ENGLAND'S World Cup rugby heroes completed a day of jubilant celebrations last night as they followed their victory parade through central London with tea at Buckingham Palace and drinks at No. 10 Downing Street.
The victorious players were greeted by screaming fans wherever they went as they showed off the William Webb Ellis trophy on a whirlwind tour of the capital.
The day of official celebrations gave fans, Royals and politicians the chance to show their appreciation for the players, whose 20-17 victory over Australia last month provided the nation with its greatest sporting moment since 1966.
There were carnival scenes as the England team paraded the World Cup in open-top buses through a two-mile scrum of fans who cheered and waved them along.
England flags, red and white ticker tape and celebratory chants accompanied the three buses as they made their way to Trafalgar Square, where they were greeted by a deafening rendition of Swing Low Sweet Chariot.
Captain Martin Johnson said the parade was "absolutely mindblowing" and drop kick hero Jonny Wilkinson said "being on this bus is one of the greatest moments of my life".
Despite freezing conditions, fans had bagged the best vantage points by 9am. Some had been waiting since the previous night to ensure ringside seats.
Scotland Yard estimated a total of 750,000 people watched the hour-long parade which marked last month's last-gasp victory over Australia in Sydney.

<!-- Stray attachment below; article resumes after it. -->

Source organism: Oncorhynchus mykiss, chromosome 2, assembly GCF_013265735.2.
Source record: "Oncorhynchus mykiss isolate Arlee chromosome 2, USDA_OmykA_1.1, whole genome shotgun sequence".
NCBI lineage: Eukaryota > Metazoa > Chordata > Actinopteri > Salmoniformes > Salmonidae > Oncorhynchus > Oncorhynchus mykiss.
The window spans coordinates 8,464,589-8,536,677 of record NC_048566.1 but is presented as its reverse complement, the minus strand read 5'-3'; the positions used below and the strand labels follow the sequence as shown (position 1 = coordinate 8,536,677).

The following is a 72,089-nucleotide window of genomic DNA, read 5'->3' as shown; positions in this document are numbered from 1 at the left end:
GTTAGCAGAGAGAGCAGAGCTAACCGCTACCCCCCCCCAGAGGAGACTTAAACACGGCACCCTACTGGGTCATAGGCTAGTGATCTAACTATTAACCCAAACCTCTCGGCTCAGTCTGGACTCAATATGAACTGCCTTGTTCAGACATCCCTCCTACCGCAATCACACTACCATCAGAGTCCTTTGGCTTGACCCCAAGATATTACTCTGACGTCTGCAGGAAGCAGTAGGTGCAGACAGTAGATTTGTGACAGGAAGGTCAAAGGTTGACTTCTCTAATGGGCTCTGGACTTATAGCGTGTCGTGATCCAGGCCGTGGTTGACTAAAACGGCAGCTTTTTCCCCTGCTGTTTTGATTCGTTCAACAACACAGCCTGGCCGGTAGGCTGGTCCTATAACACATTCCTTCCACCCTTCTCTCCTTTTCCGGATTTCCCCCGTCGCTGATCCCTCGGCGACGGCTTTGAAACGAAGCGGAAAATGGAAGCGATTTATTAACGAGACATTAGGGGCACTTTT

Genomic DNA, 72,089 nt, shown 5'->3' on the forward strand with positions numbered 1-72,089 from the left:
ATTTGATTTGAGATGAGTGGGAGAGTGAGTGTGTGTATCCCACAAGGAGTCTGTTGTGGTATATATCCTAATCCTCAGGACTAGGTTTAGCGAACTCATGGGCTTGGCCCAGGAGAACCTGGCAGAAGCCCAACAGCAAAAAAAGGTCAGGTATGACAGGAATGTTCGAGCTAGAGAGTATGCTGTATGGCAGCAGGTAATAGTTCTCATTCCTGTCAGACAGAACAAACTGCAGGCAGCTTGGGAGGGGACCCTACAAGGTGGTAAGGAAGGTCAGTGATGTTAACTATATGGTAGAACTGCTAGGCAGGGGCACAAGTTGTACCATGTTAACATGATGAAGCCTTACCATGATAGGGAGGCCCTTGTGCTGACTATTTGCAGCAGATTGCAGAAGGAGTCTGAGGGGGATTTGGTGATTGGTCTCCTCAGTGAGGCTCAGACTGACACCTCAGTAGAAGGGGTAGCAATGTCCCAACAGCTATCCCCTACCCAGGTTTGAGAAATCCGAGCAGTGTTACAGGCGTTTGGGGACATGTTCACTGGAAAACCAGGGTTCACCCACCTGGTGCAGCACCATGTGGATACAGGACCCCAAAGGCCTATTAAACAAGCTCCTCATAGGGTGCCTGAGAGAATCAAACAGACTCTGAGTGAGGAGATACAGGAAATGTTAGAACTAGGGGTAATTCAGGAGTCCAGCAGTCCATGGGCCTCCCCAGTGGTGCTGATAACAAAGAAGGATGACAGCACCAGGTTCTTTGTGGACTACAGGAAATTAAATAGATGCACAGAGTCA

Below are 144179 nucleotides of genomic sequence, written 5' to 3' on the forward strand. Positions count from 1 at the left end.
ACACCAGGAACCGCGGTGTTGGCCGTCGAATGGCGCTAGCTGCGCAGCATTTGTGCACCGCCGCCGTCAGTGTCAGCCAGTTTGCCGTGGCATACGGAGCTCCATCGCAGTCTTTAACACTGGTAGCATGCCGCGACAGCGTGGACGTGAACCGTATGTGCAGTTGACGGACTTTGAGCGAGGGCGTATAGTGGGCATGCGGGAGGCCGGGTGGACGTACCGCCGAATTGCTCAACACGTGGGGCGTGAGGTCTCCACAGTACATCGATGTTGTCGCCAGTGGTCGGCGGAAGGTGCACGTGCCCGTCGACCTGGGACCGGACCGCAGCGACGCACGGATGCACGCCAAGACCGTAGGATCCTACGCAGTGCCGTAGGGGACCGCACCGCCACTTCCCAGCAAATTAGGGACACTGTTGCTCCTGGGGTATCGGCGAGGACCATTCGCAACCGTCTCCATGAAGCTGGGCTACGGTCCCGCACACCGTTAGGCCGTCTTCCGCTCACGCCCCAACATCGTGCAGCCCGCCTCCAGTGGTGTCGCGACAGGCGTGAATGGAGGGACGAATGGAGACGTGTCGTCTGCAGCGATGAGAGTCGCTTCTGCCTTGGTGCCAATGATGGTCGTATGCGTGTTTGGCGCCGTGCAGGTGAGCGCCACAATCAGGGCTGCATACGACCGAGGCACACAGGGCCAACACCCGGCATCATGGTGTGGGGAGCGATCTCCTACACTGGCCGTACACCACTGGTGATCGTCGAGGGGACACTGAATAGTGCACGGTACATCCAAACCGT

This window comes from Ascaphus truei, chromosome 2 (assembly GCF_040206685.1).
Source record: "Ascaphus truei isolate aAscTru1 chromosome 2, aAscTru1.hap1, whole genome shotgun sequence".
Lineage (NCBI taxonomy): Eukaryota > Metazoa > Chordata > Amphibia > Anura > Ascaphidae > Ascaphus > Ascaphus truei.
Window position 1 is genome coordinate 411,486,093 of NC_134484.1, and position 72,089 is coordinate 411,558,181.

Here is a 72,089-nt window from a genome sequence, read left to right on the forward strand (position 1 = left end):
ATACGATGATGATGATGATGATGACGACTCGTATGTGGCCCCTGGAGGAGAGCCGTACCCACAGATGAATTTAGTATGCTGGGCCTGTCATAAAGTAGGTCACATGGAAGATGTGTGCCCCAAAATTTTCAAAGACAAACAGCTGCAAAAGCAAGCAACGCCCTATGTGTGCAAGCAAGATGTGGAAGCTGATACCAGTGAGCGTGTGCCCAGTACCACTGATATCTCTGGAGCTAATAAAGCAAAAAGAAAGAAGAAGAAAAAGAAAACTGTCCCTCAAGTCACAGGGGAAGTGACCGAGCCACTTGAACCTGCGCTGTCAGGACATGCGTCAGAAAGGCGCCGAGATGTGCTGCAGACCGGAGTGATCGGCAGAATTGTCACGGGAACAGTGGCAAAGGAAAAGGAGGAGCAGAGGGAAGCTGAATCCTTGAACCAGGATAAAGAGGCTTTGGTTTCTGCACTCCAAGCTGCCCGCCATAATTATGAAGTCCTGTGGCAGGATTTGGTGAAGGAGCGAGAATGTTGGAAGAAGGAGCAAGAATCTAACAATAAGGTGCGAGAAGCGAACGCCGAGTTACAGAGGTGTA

Speaking on the bus at Trafalgar Square, Johnson said: "I don't know what to say to be honest with you. It's been absolutely mind-blowing."
London Mayor Ken Livingstone bestowed the Freedom of the City of London on the squad during the pause in Trafalgar Square.
After lunch, the players headed to Buckingham Palace where they posed for a team photo with the Queen. The 31 members of the winning squad, and coach Clive Woodward, grinned and cheered as the snapshot was taken with the Webb Ellis trophy perched on Martin Johnson's knee. Prince William took time out from his university studies to attend.
In the Palace Music Room, the players stood in a semi-circle in their grey suits as Johnson and Woodward stepped forward to show the Queen their trophy.
"I'm surprised it's all in one piece", the Queen told Johnson. "You've been carrying it around for several days. It's wonderful that you won."